8/12 individuals in the non-industry group identified opioid abuse or addiction as a critical point, compared to 3/11 in the industry-funded article. 4/7 correctly identified themselves as being in the non-industry group, whole 3/7 correctly identified themselves as being in the industry group, indicating that blinding was preserved. The industry article mentioned BTP 55 times, rapid onset opioids (ROOs) 13 times, fentanyl buccal tablet (FBT) 31 times, and never mentioned death; this is contrasted to the non-industry article mentioning BTP once, never mentioning ROOs, once mentioning FBT, and mentioning death 26 times. The industry-funded module encouraged the off-label use of opioids, as 7/9 case studies addressed off-label uses for non-cancer pain.
“Messages retained by readers of an industry-funded CME module appeared to encourage the use of opioids for noncancer pain, and minimized adverse effects,” write the authors.
“Vetting bias should not be left to learners, who underestimate bias and arguably cannot determine whether or not the information they have received is supported by evidence.”
Serious side effects, such as addiction and death, were brought up far more frequently in the non-industry article, while the industry article highlighted minor side effects. The authors concluded that the industry-funded article, even though it didn’t mention brand names, served to market the company who funded the CME.
Furthering this point, the authors cite an anonymous pharmaceutical executive, who wrote, “CME contributions are commercial decisions. Commercial does not equal unethical or lacking in value, but it does represent a focus on a particular business objective. The nature of the return may be subtle, nonbranded, or indirect.”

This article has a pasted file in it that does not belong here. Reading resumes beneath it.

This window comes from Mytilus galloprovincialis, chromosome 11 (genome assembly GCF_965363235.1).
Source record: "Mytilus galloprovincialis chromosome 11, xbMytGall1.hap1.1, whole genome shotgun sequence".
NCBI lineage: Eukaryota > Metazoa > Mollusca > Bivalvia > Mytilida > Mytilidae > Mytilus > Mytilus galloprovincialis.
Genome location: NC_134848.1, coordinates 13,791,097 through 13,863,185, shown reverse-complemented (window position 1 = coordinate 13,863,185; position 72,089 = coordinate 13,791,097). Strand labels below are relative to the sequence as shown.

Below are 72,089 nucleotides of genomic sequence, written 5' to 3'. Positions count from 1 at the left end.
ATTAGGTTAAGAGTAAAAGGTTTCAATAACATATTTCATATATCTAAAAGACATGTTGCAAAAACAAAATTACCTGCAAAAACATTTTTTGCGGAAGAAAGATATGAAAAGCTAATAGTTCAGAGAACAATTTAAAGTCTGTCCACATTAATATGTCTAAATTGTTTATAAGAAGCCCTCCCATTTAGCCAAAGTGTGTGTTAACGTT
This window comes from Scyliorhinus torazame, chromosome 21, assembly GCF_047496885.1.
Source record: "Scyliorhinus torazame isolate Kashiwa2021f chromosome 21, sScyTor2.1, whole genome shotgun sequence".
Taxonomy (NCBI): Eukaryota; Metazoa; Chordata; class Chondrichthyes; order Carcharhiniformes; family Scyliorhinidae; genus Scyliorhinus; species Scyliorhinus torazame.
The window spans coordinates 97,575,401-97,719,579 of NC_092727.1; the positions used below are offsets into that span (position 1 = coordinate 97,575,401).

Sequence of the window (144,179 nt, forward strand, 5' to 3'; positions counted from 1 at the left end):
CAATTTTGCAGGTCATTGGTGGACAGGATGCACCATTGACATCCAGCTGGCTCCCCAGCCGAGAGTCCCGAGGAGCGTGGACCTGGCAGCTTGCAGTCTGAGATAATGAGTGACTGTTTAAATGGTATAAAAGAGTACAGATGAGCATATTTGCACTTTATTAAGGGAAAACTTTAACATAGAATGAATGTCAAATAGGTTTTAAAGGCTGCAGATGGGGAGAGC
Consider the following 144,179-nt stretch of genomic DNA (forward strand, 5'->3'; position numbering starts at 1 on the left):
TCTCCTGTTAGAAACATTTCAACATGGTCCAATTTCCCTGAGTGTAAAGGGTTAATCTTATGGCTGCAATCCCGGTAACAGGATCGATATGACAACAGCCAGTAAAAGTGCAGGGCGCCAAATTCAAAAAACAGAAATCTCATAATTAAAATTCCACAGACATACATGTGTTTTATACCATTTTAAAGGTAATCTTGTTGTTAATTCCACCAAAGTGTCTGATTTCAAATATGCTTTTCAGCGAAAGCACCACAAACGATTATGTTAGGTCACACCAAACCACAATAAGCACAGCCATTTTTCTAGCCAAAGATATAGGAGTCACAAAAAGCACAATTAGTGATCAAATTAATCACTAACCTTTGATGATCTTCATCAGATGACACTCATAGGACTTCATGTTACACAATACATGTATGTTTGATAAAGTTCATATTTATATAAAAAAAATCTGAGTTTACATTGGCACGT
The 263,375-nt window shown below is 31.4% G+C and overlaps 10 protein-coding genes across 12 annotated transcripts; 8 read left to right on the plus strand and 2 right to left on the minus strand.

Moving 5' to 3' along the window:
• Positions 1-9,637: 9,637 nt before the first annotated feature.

This study provides further support to the claim that industry-funded CME contains marketing messages for specific drugs; physicians who avoid sponsored CMEs prescribe fewer branded prescriptions and more generic medications.
“Differences in presentation of adverse events between the industry-funded and non-industry-funded modules may make a difference in how harms are perceived by learners,” write the authors.
“The industry-funded module may have minimized learners’ perceptions of adverse events, including addiction and death. Misperceptions about the addictive properties and adverse effects of opioids may lead to increased comfort with prescribing or continuing to prescribe opioids to patients for whom the benefits may not outweigh the risks.”
The authors suggest that promotion of off-label opioid use via CME is a form of condition branding, a marketing strategy that creates a disease awareness (such as pseudo-addiction or BTP) of a specific disease state, linking a condition to a particular treatment without directly mentioning the treatment. While illegal to market drugs without regulatory approval or for off-label use, it is within the law to market a disease however manufacturers choose. Social anxiety disorder, for instance, was invented as a marketing campaign for Paxil, impotence rebranded Erectile Dysfunction to market Viagra, and heartburn became Gastroesophageal Reflux Disease to sell Prilosec and Nexium. The industry CME module, the authors purport, may be designed to lead physicians to believe BTP is a separate condition despite it lacking a formal diagnosis.
Commercial funding of CME is not a new phenomenon, but existing tools are not equipped to identify subtle biases that this funding creates. While exhaustive and elaborate, the authors suggest their method of text analysis and key message summary may be necessary to uncover commercial bias further. Alternatively, the authors suggest eliminating commercial funding for CMEs entirely.
“It is vital that CME provides information that is evidence-based, accurate, and balanced,” the researchers conclude.
“CME affects physician practice, patient care, and public health. As an anonymous pharmaceutical executive states, ‘CME is diminished by dependence on funds deriving from commercial interests … CME is not compatible with commercial intervention’. The argument that commercial funding is needed for CME is untenable when one understands that commercially-funded CME will always support commercial goals.”
Infeld, M., Bell, A., Marlin, C., Waterhouse, S., Uliassi, N., & Fugh-Berman, A. (2019). Continuing Medical Education and the Marketing of Fentanyl for Breakthrough Pain: Marketing Messages in an Industry‐Funded CME Module on Breakthrough Pain. World Medical & Health Policy. 11. 43-58. 10.1002/wmh3.290. (Link)